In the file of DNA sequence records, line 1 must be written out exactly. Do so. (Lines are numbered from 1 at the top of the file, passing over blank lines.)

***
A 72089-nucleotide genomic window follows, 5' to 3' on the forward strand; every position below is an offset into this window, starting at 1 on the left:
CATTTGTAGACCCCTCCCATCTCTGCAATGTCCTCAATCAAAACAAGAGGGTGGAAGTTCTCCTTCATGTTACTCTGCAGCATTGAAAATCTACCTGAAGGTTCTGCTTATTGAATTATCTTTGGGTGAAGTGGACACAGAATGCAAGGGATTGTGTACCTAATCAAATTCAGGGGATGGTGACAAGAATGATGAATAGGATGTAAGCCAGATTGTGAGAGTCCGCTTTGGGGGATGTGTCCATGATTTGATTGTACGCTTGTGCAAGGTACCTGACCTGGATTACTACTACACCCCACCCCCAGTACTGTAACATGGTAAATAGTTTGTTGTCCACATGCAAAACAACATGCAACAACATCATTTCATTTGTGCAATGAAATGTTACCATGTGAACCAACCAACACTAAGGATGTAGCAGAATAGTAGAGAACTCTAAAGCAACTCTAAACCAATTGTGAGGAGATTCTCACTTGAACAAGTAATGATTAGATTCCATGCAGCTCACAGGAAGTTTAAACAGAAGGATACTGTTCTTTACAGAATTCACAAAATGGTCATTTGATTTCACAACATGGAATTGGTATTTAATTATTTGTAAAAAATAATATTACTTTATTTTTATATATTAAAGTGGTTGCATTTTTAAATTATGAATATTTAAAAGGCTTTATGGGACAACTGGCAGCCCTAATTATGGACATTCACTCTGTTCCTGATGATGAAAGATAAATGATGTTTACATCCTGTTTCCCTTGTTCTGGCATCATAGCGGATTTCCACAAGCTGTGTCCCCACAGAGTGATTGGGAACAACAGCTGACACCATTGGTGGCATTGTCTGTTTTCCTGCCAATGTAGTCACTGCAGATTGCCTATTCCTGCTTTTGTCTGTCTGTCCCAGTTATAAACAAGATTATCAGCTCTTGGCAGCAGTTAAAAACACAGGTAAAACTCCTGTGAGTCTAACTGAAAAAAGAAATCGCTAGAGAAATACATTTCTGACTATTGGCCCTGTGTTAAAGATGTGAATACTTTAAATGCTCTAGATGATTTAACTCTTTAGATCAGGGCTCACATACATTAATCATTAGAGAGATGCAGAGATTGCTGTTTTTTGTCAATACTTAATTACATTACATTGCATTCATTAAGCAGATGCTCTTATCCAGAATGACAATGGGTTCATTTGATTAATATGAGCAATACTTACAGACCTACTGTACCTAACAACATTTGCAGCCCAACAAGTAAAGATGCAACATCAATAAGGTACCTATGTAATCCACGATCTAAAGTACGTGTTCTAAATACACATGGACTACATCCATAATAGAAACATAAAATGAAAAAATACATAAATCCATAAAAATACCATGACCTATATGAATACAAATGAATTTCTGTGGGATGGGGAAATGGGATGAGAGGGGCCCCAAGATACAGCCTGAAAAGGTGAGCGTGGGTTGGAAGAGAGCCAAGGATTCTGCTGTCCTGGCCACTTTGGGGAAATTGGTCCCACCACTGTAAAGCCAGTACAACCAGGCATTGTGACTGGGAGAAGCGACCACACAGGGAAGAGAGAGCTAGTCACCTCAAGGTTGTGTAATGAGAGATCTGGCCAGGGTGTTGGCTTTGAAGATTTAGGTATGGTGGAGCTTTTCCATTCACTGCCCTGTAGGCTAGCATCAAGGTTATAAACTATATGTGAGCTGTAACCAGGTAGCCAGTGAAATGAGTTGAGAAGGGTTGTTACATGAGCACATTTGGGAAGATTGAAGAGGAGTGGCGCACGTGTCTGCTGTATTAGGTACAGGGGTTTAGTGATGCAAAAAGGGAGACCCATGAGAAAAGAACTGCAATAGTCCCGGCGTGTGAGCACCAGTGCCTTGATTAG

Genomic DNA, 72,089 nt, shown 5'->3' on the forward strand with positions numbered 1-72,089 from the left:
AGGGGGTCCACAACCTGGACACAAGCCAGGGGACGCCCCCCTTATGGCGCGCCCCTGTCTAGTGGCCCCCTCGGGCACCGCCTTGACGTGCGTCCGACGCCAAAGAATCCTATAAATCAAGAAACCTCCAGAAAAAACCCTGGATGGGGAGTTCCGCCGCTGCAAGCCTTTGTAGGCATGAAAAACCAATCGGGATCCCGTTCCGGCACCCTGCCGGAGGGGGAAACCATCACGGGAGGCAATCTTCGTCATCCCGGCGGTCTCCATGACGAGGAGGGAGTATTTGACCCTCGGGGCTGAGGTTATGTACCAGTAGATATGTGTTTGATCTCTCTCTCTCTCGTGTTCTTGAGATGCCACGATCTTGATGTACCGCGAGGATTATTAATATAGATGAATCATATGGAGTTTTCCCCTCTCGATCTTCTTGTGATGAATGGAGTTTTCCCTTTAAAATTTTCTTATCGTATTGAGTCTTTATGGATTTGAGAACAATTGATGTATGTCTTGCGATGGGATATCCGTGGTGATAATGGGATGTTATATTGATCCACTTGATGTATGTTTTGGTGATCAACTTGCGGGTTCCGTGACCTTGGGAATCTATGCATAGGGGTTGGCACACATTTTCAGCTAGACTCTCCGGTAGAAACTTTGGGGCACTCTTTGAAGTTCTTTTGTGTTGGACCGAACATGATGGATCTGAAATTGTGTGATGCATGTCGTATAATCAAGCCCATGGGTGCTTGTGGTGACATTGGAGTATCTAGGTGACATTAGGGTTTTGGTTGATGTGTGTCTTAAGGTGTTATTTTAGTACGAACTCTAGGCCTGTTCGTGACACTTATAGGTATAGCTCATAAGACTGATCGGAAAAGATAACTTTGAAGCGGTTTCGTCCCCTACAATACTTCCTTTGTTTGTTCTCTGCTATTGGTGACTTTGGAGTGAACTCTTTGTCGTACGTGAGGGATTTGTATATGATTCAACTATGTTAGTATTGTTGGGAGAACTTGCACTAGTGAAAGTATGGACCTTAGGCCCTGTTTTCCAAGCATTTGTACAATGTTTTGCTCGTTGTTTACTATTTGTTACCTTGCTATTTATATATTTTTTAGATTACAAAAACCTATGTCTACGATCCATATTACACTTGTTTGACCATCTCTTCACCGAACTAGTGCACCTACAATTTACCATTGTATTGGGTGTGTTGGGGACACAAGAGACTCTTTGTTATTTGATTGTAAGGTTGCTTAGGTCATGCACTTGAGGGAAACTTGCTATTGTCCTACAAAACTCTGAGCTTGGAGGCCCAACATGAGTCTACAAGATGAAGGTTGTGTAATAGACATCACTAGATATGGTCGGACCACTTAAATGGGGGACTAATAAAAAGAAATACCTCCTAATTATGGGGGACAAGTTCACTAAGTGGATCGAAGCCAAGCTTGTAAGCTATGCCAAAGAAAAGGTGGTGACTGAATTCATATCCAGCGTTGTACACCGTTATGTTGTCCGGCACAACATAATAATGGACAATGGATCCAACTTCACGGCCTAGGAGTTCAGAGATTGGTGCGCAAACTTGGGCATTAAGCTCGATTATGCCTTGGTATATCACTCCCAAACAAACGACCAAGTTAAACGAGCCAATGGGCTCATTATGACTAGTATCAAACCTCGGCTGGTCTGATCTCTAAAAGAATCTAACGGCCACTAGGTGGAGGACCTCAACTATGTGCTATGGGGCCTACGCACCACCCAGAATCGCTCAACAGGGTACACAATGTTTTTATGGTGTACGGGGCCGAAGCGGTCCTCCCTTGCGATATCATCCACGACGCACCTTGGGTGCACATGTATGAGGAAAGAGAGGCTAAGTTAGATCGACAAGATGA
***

A 72089-nucleotide genomic window follows, 5' to 3' on the forward strand; every position below is an offset into this window, starting at 1 on the left: